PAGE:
Ship stuff three, Boats

One of the noticeable developments in the evolution of the catamaran  CTV (Crew Transfer Vessel) was the increase in engine power and hence the physical size of the engines installed. Initially, at the dawn of the offshore windpower in the UK (2005), the first fast cat CTVs were powered with twin  diesels of around 400 BHP (280kW) each but by 2011 they were squeezing twin 1300 BHP (910kW) units into the slim and arguably flimsy aluminium hulls.

It’s worth noting that the majority of CTVs from the smallest to those up to 28 metres in length and regardless of installed horse-power, are limited to 12 passengers by UK regulation (unless the CTV is run as a  non-‘small vessel code’ ship). The available deadweight for cargo carrying capacity is bigger in the larger vessels however.

These larger engines, when installed into slender catamaran hulls, only just fitted in the space available. There was often very little room on either side of each engine to allow visual inspection or access of any kind. This did not encourage ready physical monitoring (as opposed to instrumentation) by the vessel crews in the same way that readily accessible plant would.  It made maintenance and filter changing a bit of a nightmare in some vessels. The result was often that ‘silly’ things like a loose filler caps or blocked vent pipes went un-noticed resulting in a total shut down of the main plant at the most in-opportune time.

The following photos will attempt to demonstrate just how ‘tight’ these CTV machinery spaces have become. They were all taken by allatsea during the construction phases of the London Array windfarm (175 turbines) and Thanet windfarm (100 turbines).

March 2011. Typical aluminium hulled catamaran CTV seen from astern. The is one engine in each hull (aft).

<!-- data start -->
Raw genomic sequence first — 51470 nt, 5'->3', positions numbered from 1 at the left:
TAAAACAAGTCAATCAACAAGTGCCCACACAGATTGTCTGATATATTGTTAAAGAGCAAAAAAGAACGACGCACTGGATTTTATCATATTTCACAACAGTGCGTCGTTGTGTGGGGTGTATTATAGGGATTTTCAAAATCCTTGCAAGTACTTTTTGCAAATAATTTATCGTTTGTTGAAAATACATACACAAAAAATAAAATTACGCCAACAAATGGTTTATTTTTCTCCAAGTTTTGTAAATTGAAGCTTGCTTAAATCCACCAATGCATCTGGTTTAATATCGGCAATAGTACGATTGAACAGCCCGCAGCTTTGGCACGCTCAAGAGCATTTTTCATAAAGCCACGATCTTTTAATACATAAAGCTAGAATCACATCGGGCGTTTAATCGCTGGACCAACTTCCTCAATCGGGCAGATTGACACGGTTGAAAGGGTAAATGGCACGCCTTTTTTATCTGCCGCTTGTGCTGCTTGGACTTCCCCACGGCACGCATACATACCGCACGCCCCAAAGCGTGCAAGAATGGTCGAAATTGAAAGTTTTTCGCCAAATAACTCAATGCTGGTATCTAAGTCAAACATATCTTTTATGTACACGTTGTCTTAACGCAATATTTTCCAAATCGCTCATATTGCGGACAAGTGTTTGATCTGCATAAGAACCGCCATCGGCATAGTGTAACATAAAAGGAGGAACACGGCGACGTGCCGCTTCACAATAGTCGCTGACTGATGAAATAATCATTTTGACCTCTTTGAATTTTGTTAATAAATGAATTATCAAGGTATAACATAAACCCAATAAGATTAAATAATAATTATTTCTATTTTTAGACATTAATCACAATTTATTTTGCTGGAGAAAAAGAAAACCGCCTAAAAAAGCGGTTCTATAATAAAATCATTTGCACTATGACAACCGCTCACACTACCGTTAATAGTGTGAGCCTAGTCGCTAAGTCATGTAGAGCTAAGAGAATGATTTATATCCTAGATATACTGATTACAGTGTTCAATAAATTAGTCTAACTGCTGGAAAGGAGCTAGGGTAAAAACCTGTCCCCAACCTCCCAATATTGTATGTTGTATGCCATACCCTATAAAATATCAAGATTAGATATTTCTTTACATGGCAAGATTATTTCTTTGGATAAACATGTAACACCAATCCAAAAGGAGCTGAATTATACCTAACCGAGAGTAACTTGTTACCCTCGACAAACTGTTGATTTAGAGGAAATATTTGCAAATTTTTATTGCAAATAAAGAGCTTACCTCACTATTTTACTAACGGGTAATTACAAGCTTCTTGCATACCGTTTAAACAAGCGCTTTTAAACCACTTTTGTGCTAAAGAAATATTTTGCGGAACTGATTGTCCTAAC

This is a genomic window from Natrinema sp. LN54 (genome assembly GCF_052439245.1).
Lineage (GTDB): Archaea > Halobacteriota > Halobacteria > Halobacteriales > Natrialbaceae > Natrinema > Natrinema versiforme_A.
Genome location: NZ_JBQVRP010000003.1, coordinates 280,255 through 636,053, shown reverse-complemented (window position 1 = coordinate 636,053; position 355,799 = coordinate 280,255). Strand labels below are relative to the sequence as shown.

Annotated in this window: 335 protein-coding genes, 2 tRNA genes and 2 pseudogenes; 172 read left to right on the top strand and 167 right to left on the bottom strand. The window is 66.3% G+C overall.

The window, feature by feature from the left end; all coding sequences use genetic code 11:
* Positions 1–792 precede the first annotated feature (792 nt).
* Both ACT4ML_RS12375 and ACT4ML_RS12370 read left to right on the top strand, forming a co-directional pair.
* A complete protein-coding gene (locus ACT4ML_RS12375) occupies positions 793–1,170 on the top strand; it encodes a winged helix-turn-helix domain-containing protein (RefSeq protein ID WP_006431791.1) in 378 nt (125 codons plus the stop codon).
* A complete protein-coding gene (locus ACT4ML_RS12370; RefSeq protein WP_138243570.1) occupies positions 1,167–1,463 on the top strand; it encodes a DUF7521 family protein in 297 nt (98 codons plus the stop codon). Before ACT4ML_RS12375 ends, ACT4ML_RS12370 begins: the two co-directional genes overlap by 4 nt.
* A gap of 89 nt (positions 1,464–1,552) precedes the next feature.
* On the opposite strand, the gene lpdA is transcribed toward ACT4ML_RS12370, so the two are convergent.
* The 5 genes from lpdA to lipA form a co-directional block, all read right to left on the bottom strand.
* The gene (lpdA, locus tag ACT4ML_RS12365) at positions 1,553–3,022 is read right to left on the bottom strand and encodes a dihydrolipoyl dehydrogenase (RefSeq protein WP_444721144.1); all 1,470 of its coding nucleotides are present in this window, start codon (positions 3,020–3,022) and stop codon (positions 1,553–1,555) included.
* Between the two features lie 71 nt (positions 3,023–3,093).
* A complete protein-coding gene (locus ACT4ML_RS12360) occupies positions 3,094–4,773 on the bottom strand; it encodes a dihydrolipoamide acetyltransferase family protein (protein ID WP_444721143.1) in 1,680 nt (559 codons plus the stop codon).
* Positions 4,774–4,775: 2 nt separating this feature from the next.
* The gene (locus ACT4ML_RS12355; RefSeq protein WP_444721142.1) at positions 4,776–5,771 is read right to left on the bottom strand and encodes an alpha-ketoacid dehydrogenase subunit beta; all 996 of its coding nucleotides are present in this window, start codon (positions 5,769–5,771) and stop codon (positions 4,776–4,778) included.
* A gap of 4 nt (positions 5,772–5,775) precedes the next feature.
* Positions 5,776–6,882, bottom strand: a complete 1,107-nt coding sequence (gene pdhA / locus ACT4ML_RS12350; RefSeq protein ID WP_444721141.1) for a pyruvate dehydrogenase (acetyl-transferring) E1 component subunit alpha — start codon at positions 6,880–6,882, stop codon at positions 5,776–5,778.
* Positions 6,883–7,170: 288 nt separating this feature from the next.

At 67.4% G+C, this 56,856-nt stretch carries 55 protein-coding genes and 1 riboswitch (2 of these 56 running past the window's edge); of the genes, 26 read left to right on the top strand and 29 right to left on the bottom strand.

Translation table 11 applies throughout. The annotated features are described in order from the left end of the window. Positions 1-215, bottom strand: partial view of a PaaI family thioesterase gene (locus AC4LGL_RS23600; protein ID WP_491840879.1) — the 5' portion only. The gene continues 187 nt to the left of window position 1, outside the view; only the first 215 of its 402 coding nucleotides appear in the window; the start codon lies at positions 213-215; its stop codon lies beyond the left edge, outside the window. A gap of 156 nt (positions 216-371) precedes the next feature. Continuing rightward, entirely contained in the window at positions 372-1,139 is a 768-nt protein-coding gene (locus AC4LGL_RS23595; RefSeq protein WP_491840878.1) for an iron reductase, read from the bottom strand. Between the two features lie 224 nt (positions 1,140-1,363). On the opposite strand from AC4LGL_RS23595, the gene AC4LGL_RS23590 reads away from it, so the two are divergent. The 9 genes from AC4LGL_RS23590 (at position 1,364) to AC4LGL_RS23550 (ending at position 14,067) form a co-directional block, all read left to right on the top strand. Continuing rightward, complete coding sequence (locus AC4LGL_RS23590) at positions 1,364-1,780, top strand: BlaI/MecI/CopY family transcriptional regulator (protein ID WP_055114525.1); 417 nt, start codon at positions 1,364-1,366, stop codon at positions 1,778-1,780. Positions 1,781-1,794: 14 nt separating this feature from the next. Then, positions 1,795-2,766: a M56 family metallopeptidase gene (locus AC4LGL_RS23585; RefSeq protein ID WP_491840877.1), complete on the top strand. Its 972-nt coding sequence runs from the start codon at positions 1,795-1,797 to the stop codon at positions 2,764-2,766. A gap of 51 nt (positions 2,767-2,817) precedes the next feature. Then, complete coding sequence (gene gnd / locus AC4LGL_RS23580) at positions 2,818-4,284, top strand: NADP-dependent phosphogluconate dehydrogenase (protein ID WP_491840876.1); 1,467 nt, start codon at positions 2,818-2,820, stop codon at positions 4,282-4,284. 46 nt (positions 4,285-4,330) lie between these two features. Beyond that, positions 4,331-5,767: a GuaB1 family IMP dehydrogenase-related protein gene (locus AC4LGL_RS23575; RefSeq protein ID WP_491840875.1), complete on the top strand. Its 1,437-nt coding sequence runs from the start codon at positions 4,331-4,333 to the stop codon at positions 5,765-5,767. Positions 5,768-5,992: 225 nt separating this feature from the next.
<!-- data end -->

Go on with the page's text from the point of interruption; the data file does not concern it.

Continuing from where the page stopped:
March 2011. Typical aluminium hulled catamaran CTV seen from astern. There is one engine in each hull (aft).

A 1000 BHP MTU diesel (if I remember correctly) squeeded into the hull. This is the view through the access hatch on the weather deck.

A 1000 BHP MTU diesel (if I remember correctly) squeeded into the hull. This is the view through the access hatch on the weather deck. Note the proximity of the bulkhead to the air inlet.

Another crammed 'engine room'. They also become very very warm in operation.
Another crammed ‘engine room’. They also become very very warm in operation.

Another view of the engine space pictured previously. Very tight, too tight in my humble opinion.

Another view of the engine space pictured previously. Very tight, too tight in my humble opinion.

The fore and aft alleyway in a cat's hull. One of the bigger cats too. Not much room but bright enough to see what you're up to.

The fore and aft alleyway in a cat’s hull. One of the bigger cats too. Not much room but bright enough to see what you’re up to. This view from a two man cabin fitted with narrow bunks and no washing facilities. The space between the cabin and the machinery space is the fuel tank.  Twenty thousand litres of gas oil as a neighbour. A lovely arrangement???

The passenger areas however tended to be light, airy and relatively spacious. Pax not wearing seat belts and being thrown out of their seats in lumpy conditions occurred too often. It was noticeable that these accidents normally happened to the more 'cognitively challenged' members of the construction teams.
The passenger areas however tended to be light, airy and relatively spacious. Pax not wearing seat belts and being thrown out of their seats in lumpy conditions occurred too often. It was noticeable that these incidents normally involved the more ‘cognitively challenged’ members of the construction teams.

The control position on a 2012 built CTV. All very 'Star Trek' and wonderful. However put a very tired skipper into the mix, add a touch of lumpiness and the potential for collision catastrophe was ever present.

The control position on a 2012 built CTV. All very ‘Star Trek’ and wonderful. However put a very tired skipper into the seat, add forty or more other vessels operating within the same site and the potential for collision catastrophe was ever-present.

Not a CTV in this case but this is what happens when a dodgy and greedy ship owner is allowed to run un-checked and with poor (fishing) industry invigilation. Bless.

Not a CTV in this case but this is what happens when a less than ‘compliant’ ship owner is allowed to run un-checked  with poor (fishing) industry inspection regimes. A big fail. Bless.

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